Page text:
Microbiome: Your Gut Instincts

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The microbiome is defined as a community of microorganisms, including fungi, viruses, and bacteria, which inhabit our bodies and can be found anywhere from our skin to intestines. Yes, you’re covered in them. We are carrying trillions of microorganisms on literally every square inch of our bodies. Before you reach for the hand sanitizer, it’s important to first know the good, the bad, and the not so ugly truth about your microbiome.

The Good

One of the main differences between the various microorganisms is their function. What we refer to as good bacteria play a vital role in our health. In recent years bacteria have become increasingly profitable. We are constantly hearing and seeing information or advertisements about the benefits of “friendly bacteria” or probiotics. Probiotic is a term used to classify foods and supplements that are meant to aid in the production of good bacteria in the body. They provide protection by boosting the immune system, aiding in digestion, and the synthesis of certain vitamins, notably vitamin K.

The Bad

There is also the not so good part of your microbiome. When people hear the word microorganism or bacteria, they often think of the diseases caused by harmful bacteria and viruses. For the most part, harmful or bad microorganisms can exist in the body without causing health issues due to the good microorganisms that create a system of checks and balances. Your microbiome can become imbalanced due to the overuse of broad-spectrum antibiotics that destroy both good and bad bacteria, overconsumption of processed or refined foods, stress, and even a lack of sleep. All of these factors give the bad bacteria the opportunity to flourish. If the imbalance is left unchecked it can lead to more chronic types of illnesses including many types of cancers.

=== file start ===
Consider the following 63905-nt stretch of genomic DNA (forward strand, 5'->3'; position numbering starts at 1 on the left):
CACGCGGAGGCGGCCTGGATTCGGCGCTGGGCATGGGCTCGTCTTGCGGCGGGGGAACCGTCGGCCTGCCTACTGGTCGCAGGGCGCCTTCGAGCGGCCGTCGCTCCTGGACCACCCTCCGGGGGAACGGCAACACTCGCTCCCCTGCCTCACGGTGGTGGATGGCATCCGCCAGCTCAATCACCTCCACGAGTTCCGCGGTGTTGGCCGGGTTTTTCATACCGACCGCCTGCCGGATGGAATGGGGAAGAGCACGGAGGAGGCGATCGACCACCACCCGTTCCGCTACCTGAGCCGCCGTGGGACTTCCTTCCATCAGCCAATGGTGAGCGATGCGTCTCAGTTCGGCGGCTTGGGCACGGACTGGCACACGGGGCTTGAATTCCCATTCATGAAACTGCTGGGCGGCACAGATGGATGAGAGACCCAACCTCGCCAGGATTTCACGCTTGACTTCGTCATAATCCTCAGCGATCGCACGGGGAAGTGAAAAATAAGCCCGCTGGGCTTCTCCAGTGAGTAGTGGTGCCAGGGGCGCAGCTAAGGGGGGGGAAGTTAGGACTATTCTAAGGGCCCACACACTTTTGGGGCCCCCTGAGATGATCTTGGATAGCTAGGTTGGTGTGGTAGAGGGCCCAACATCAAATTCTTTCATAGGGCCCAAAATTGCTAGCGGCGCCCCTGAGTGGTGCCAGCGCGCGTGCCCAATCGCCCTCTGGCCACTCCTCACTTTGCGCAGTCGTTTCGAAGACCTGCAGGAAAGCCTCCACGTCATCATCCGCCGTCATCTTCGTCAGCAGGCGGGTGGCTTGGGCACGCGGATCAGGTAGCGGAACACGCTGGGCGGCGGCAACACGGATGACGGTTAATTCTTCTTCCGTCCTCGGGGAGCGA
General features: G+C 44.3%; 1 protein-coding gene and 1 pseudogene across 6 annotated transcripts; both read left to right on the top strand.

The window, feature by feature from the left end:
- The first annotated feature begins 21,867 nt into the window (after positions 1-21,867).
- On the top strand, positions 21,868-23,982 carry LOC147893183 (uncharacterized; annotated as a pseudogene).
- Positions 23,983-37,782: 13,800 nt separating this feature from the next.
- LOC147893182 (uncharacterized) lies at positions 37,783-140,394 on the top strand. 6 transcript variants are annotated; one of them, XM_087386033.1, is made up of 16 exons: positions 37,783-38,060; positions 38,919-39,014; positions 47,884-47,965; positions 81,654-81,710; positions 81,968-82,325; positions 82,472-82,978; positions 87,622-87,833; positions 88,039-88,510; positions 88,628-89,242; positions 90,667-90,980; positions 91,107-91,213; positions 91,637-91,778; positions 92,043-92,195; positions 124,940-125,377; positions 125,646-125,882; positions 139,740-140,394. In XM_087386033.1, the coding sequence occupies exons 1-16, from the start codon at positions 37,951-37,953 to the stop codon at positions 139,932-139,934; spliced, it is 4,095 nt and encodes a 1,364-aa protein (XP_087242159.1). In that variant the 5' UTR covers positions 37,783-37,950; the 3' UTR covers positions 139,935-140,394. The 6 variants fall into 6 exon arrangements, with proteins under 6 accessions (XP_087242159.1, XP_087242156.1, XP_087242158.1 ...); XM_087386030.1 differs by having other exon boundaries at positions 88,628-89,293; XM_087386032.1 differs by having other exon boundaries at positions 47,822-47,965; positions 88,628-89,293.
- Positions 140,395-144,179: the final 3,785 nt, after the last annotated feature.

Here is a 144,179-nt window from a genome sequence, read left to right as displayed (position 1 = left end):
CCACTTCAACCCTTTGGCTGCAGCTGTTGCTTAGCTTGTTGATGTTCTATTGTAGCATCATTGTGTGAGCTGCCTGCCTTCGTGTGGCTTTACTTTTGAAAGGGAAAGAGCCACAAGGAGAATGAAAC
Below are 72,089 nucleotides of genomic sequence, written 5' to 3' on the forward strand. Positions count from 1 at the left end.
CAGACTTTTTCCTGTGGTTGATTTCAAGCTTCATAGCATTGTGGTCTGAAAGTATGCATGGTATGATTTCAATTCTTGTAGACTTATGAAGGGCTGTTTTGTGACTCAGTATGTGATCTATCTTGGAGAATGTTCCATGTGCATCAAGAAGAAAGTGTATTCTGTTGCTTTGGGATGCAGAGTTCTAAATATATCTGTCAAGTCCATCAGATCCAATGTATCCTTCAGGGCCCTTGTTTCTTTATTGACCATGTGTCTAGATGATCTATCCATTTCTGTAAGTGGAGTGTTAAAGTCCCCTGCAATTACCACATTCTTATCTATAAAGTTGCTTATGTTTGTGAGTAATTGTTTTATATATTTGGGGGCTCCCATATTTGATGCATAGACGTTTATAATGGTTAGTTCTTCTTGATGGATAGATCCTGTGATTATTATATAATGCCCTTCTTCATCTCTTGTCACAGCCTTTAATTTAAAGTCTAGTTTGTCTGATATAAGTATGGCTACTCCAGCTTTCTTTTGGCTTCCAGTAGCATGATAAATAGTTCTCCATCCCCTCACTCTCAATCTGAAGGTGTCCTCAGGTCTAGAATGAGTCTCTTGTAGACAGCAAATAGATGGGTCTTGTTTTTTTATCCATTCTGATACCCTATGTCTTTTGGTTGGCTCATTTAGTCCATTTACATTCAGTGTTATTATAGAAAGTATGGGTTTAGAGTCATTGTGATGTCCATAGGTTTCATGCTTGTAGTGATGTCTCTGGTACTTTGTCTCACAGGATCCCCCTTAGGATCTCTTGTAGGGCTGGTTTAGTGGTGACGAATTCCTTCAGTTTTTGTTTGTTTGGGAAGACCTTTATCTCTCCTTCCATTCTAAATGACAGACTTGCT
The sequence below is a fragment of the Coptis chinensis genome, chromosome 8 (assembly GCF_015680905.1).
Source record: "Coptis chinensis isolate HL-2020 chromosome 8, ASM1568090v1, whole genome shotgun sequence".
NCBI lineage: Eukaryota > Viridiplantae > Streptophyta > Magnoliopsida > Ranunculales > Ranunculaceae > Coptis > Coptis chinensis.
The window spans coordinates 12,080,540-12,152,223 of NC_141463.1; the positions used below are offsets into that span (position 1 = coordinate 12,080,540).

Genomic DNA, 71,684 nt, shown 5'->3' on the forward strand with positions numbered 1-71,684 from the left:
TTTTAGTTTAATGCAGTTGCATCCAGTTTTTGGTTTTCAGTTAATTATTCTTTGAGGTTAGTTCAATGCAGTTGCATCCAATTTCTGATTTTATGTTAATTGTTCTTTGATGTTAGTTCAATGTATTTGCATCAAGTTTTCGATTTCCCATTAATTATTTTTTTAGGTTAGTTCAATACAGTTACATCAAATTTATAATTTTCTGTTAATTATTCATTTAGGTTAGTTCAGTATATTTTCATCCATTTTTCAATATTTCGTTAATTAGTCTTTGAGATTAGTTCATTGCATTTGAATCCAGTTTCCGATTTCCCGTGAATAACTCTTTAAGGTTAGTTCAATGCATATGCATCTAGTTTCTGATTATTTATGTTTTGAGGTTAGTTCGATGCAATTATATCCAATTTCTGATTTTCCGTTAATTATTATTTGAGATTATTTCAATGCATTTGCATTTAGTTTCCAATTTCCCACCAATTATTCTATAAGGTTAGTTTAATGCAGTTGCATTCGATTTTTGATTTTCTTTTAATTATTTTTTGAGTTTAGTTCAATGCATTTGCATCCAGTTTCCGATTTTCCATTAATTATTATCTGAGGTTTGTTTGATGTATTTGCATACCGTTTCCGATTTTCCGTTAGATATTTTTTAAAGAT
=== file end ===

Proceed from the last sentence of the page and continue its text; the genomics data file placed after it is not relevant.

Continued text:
The Not-So-Ugly

There is a silver lining to all this fuss about bacteria: Over the years microbiome research has made tremendous advancements in understanding how properties of the microbiome affect human health and disease. The research provides insight into how our DNA could play an important role in possible prevention and treatment of certain chronic illnesses in the future. For now, you can always take a more active role in your health. The foods you consume on a daily basis can determine the types and amounts of microorganisms in your body.

To reap the benefits of good bacteria try adding in probiotics to your diet via our Creamy Lemon Yogurt for breakfast or dessert, some Miso to a side dish, and experiment with Kimchi in a broth. Most probiotic foods can be relatively inexpensive to purchase and can easily be made at home.


Registered Dietitian Approved

There are many misconceptions about nutrition and cancer in widespread media. By using current scientific literature, plus recommendations of the Academy of Nutrition and Dietetics, the American Institute for Cancer Research, the National Cancer Institute, and the American Cancer Society, our Registered Dietitian, Kate Ueland, MS, RD, and our team of editors work to help our readers discern truth from myth.

The statements on this blog are not intended to diagnose, treat, or cure any disease. Always consult your physician or registered dietitian for specific medical advice.

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